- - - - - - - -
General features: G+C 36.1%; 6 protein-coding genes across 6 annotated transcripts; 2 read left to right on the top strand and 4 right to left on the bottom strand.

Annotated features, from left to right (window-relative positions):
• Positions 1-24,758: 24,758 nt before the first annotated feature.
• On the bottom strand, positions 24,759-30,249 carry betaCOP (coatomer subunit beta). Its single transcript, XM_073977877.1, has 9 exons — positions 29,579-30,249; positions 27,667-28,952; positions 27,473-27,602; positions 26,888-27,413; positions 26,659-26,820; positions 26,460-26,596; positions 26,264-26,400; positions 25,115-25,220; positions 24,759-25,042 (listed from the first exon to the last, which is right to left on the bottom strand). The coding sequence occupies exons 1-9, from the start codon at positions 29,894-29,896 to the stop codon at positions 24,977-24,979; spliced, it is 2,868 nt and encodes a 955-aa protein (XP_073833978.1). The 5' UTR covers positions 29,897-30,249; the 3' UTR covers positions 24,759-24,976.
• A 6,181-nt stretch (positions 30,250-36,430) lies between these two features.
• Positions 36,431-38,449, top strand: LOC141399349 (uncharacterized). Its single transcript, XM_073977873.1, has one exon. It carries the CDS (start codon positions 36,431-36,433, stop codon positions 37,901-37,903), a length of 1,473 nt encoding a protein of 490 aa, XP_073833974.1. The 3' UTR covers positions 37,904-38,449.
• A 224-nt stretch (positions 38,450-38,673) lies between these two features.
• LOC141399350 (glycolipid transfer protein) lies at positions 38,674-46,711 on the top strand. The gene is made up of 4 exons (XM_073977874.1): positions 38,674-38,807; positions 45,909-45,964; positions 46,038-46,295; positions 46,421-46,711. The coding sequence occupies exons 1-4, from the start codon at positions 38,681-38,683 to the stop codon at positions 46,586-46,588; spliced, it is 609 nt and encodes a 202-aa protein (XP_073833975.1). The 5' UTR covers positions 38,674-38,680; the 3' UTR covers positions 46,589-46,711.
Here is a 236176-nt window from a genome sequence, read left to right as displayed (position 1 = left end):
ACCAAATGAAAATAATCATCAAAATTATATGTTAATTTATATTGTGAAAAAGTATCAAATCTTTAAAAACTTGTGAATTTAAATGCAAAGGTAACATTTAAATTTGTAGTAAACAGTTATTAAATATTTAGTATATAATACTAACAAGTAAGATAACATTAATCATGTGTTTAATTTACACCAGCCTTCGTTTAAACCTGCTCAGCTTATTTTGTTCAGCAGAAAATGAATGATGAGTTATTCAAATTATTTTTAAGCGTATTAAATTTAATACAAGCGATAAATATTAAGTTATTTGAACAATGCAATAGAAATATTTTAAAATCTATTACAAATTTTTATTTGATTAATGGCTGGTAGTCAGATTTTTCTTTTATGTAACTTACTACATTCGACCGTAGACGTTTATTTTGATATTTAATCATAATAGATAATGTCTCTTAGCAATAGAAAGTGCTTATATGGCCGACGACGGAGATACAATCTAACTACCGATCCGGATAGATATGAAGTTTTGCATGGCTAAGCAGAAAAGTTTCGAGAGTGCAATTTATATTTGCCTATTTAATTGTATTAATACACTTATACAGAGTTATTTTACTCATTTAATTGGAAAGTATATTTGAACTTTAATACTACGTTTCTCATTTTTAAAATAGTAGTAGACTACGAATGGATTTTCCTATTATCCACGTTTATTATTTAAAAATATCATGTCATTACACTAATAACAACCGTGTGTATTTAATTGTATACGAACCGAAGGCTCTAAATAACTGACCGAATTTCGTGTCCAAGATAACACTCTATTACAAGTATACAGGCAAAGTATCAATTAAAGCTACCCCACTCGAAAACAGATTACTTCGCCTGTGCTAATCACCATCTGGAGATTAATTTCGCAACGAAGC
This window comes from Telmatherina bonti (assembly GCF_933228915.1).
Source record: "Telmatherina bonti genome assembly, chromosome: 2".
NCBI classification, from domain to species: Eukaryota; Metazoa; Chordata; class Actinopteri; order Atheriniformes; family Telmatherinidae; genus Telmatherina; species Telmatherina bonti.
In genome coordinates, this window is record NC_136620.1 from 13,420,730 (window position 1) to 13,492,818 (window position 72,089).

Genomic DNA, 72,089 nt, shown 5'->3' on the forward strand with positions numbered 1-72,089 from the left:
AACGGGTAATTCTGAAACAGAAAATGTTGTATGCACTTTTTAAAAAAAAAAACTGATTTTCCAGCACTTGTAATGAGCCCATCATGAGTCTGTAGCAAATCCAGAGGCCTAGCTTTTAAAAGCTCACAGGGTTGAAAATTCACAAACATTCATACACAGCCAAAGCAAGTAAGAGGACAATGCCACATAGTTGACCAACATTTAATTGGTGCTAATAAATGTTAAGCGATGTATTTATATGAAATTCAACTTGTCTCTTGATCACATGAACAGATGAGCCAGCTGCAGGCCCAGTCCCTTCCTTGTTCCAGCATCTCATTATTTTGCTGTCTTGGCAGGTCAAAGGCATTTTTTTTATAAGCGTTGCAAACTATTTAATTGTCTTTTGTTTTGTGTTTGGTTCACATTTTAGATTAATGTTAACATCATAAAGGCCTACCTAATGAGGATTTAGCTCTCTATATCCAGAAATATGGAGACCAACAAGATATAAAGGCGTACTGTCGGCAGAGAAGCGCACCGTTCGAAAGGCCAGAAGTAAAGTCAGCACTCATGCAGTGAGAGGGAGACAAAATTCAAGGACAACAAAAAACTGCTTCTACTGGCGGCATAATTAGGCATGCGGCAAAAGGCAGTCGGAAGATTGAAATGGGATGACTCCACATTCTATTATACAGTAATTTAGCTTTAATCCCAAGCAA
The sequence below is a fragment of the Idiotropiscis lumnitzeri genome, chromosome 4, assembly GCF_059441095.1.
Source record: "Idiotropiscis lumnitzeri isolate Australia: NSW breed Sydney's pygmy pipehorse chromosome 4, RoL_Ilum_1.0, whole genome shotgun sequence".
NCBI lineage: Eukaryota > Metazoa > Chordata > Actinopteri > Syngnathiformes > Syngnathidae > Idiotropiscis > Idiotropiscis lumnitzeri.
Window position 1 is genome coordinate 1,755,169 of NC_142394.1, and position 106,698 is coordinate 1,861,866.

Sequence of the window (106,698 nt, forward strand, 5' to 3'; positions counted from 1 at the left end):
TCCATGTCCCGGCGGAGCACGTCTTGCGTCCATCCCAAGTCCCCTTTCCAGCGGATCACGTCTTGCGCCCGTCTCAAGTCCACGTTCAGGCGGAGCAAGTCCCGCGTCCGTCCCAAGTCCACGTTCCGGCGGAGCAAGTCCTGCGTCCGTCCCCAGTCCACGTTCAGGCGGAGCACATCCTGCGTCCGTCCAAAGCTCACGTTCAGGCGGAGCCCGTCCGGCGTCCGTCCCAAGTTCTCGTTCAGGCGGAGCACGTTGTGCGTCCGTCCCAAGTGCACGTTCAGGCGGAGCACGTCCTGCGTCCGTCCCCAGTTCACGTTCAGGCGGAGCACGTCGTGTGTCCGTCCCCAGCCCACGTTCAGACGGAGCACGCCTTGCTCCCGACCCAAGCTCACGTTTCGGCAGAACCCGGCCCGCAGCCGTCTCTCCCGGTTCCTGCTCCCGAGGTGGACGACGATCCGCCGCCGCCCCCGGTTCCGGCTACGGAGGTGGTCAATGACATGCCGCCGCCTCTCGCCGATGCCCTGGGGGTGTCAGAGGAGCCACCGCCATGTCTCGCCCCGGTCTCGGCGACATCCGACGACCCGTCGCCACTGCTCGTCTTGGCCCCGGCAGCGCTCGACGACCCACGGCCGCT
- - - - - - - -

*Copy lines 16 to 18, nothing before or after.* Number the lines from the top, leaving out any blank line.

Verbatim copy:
AACGGGTAATTCTGAAACAGAAAATGTTGTATGCACTTTTTAAAAAAAAAAACTGATTTTCCAGCACTTGTAATGAGCCCATCATGAGTCTGTAGCAAATCCAGAGGCCTAGCTTTTAAAAGCTCACAGGGTTGAAAATTCACAAACATTCATACACAGCCAAAGCAAGTAAGAGGACAATGCCACATAGTTGACCAACATTTAATTGGTGCTAATAAATGTTAAGCGATGTATTTATATGAAATTCAACTTGTCTCTTGATCACATGAACAGATGAGCCAGCTGCAGGCCCAGTCCCTTCCTTGTTCCAGCATCTCATTATTTTGCTGTCTTGGCAGGTCAAAGGCATTTTTTTTATAAGCGTTGCAAACTATTTAATTGTCTTTTGTTTTGTGTTTGGTTCACATTTTAGATTAATGTTAACATCATAAAGGCCTACCTAATGAGGATTTAGCTCTCTATATCCAGAAATATGGAGACCAACAAGATATAAAGGCGTACTGTCGGCAGAGAAGCGCACCGTTCGAAAGGCCAGAAGTAAAGTCAGCACTCATGCAGTGAGAGGGAGACAAAATTCAAGGACAACAAAAAACTGCTTCTACTGGCGGCATAATTAGGCATGCGGCAAAAGGCAGTCGGAAGATTGAAATGGGATGACTCCACATTCTATTATACAGTAATTTAGCTTTAATCCCAAGCAA
The sequence below is a fragment of the Idiotropiscis lumnitzeri genome, chromosome 4, assembly GCF_059441095.1.
Source record: "Idiotropiscis lumnitzeri isolate Australia: NSW breed Sydney's pygmy pipehorse chromosome 4, RoL_Ilum_1.0, whole genome shotgun sequence".